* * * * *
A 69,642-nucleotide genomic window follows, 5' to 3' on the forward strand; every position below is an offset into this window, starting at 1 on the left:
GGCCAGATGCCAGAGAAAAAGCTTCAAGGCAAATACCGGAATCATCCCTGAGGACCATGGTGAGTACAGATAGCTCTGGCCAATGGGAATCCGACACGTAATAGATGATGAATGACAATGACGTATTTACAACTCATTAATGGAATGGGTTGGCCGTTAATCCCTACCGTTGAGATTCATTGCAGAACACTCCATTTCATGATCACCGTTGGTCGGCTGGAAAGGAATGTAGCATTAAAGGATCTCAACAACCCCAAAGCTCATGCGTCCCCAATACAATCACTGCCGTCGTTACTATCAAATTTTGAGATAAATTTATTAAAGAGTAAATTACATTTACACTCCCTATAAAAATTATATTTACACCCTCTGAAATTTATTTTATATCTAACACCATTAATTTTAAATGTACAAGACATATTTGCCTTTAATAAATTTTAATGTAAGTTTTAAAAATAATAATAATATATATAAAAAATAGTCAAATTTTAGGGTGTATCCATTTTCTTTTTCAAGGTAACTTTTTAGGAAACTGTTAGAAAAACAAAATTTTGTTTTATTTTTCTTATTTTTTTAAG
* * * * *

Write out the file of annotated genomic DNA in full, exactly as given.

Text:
A 69,642-nucleotide genomic window follows, 5' to 3' on the forward strand; every position below is an offset into this window, starting at 1 on the left:
GGCCAGATGCCAGAGAAAAAGCTTCAAGGCAAATACCGGAATCATCCCTGAGGACCATGGTGAGTACAGATAGCTCTGGCCAATGGGAATCCGACACGTAATAGATGATGAATGACAATGACGTATTTACAACTCATTAATGGAATGGGTTGGCCGTTAATCCCTACCGTTGAGATTCATTGCAGAACACTCCATTTCATGATCACCGTTGGTCGGCTGGAAAGGAATGTAGCATTAAAGGATCTCAACAACCCCAAAGCTCATGCGTCCCCAATACAATCACTGCCGTCGTTACTATCAAATTTTGAGATAAATTTATTAAAGAGTAAATTACATTTACACTCCCTATAAAAATTATATTTACACCCTCTGAAATTTATTTTATATCTAACACCATTAATTTTAAATGTACAAGACATATTTGCCTTTAATAAATTTTAATGTAAGTTTTAAAAATAATAATAATATATATAAAAAATAGTCAAATTTTAGGGTGTATCCATTTTCTTTTTCAAGGTAACTTTTTAGGAAACTGTTAGAAAAACAAAATTTTGTTTTATTTTTCTTATTTTTTTAAG